We all know it’s better to seek good advice and have a safety net before you need it. Unfortunately, many entrepreneurs end up learning that lesson the hard way. It’s not always obvious what traps you might get caught in before it’s too late (and you’re a few thousand dollars poorer).
To learn some common legal pitfalls we’d all be better off avoiding, we asked nine founders from the Young Entrepreneur Council (YEC) what unexpected things they found themselves needing lawyers for in the early stages of their startups. Here’s what they had to say:
When it comes to the U.S. immigration system, don’t think you can go at it alone. If you tick the wrong boxes, even a simple tourist visa can become a hassle. Save time and headaches further down the road by talking with an immigration attorney first!
– Tyler Arnold, SimplySocial Inc.
2. People incentives
I had the unique experience of growing up with a successful litigation attorney for a father. His advice to me when starting up was to align people incentives in a way that protects the company and aligns everyone to build for the long term. Hire a lawyer to help draft an incentive plan with a vesting schedule that fits your business. Investing in a lawyer early will save you a lot down the road.
– Matt Ehrlichman, Porch
3. Client agreements
It only took one small misunderstanding with a client during our company’s first quarter to realize that it was in everyone’s best interest to use formal legal contracts with 100 percent transparency. Doing so has eliminated the incidence of legal mishaps and arguments with clients.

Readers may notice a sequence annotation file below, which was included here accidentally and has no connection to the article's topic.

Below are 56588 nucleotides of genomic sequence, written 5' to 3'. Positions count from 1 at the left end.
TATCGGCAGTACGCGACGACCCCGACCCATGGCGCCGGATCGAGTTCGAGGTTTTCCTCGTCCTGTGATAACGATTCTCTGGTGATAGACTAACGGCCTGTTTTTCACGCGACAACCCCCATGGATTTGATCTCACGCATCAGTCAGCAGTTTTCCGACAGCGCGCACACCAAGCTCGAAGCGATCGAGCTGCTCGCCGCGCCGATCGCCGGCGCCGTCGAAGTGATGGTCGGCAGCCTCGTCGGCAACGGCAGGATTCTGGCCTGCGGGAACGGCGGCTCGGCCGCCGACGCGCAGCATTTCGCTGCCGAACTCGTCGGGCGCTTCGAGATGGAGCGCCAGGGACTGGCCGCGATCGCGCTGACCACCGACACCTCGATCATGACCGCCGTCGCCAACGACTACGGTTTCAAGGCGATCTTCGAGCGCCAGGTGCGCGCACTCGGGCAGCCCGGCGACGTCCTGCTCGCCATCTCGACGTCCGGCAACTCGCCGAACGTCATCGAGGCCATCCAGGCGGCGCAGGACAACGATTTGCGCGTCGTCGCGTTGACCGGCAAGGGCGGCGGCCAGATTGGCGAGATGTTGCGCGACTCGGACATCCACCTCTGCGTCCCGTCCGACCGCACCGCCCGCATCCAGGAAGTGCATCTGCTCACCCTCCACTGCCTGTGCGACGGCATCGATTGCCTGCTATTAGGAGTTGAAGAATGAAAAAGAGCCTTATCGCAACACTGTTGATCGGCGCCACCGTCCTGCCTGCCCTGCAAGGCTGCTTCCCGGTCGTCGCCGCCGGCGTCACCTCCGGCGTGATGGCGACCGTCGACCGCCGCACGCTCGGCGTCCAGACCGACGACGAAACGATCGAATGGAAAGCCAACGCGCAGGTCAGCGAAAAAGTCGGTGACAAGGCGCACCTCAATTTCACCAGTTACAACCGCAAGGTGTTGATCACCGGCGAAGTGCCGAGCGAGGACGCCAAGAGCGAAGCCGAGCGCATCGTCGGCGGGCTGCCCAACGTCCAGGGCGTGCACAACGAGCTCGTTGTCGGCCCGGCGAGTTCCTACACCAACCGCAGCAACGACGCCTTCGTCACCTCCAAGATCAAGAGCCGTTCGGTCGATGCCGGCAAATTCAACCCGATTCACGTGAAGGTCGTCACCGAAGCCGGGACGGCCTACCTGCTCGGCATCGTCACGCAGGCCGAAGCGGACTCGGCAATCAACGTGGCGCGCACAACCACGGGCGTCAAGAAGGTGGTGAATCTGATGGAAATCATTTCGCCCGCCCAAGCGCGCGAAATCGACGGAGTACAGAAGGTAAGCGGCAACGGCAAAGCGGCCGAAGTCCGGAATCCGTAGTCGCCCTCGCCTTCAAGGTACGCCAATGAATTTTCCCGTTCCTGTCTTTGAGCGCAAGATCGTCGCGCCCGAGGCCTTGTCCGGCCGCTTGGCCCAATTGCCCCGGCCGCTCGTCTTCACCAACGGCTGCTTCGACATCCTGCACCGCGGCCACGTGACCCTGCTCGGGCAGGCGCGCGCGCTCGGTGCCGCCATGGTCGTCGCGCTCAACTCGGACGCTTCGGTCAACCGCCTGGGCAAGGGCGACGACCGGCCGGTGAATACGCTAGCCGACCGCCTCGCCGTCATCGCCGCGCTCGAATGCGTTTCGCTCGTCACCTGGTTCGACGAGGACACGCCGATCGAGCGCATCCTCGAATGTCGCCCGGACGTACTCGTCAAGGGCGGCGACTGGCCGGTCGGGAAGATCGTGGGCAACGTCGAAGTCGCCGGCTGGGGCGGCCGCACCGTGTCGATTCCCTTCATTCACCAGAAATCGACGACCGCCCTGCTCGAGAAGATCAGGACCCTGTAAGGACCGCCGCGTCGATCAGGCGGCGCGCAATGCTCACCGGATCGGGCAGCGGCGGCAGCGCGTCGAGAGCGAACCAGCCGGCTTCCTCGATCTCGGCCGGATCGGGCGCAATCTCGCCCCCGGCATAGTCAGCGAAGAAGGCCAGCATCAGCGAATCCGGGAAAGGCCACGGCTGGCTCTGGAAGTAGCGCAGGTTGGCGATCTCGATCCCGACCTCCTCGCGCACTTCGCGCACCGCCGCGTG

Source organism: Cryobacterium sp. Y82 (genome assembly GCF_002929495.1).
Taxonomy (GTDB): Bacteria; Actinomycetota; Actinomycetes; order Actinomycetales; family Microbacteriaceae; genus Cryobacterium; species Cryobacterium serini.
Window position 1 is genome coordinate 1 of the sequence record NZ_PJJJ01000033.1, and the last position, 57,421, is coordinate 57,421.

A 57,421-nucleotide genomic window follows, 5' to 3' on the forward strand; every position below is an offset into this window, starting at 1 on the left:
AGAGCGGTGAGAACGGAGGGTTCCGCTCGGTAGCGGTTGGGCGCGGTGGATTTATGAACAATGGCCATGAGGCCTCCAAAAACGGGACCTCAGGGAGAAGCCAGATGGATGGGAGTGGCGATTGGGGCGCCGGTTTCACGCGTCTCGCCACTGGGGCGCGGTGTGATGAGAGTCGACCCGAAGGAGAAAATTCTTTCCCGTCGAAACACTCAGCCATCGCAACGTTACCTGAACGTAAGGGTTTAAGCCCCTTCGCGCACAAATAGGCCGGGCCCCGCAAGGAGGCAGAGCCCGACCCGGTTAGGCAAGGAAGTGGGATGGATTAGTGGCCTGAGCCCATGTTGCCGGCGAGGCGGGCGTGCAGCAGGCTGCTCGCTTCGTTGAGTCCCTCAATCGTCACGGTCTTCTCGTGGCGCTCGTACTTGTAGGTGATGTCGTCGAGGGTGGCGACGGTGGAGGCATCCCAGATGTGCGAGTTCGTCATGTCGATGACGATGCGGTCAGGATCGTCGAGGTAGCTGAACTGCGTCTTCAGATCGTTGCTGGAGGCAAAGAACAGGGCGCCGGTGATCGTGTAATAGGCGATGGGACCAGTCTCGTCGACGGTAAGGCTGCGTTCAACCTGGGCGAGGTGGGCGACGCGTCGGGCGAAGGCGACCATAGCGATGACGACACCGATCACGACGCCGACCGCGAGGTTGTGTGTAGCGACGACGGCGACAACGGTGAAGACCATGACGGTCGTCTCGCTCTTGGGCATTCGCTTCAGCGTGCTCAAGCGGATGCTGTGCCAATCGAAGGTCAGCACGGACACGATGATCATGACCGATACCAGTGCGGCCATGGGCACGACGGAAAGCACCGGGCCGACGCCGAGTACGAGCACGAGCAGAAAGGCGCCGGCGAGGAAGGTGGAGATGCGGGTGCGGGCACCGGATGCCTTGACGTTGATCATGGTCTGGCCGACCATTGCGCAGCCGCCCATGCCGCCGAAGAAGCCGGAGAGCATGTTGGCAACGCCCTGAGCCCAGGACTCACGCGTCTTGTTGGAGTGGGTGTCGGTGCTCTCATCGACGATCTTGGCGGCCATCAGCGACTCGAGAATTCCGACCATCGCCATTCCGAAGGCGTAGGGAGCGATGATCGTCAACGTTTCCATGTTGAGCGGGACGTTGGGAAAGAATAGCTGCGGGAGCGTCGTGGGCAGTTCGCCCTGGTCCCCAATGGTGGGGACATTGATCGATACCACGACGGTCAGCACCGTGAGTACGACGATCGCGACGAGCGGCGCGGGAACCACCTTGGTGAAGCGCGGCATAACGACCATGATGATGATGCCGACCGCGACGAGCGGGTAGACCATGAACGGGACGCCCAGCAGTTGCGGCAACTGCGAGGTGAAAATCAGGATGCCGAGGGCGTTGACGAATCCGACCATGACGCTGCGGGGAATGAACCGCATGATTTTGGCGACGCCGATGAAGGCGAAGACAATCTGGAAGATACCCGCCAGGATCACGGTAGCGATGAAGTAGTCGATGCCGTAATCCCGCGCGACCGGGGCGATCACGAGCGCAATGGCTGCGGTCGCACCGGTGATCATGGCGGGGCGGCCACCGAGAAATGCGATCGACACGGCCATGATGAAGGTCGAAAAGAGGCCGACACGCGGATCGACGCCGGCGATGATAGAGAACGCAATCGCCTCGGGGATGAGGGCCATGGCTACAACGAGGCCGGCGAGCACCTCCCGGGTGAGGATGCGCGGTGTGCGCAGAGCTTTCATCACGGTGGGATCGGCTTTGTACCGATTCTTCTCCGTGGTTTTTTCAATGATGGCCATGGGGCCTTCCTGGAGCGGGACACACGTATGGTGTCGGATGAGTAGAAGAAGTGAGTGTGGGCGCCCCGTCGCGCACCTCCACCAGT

– Zach Cutler, Cutler Group
– Doug Bend, Bend Law Group, PC
5. Term sheets
Oftentimes, early-stage companies think they can grab funding documents off the Internet without a lawyer. This is a surefire way to screw something up. You don’t necessarily need a lawyer to draft a brand new term sheet from scratch, but you do want the experienced eyes of a seasoned startup lawyer on your side.
– Adam Lieb, Duxter
You will find out sooner or later that some people aren’t very creative and love to copy other people’s work. Once you get some traction, don’t be surprised when you have to hire a lawyer to file a trademark on your logo because people start imitating it.
– Russ Oja, Seattle Windows and Construction, LLC
7. Mutual non-disclosure agreements
Unlike a one-way nondisclosure agreement, mutual NDAs are trickier, and it’s recommended to have a lawyer review those types of agreements. The opportunity to use a mutual NDA can arise when starting to work with business development partners. As an early-stage company, you may start to work with business development partners early to scale your product. Have a lawyer look over your mutual NDA before you move too fast.
– Doreen Bloch, Poshly Inc.
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8. Small claims court
We had an early client who simply stopped replying and never sent payment. I assumed the combination of a contract and personal connection would be sufficient, but eventually, we needed to go to small claims court. I had to personally represent our business, but our lawyer helped guide me through the process.
– Aaron Schwartz, Modify Watches
We were unpleasantly surprised when we found multiple blog posts created by the ex-boyfriend of one of our female contractors. The posts were untrue and extremely defamatory and slanderous. However, we still had to pay the money to have a legal team engage the relevant parties because Google will not take down posts without a court order.
– Gideon Kimbrell, CLUBSCORE, INC
What do you think? Have you hired or not hired a lawyer for your startup, and why?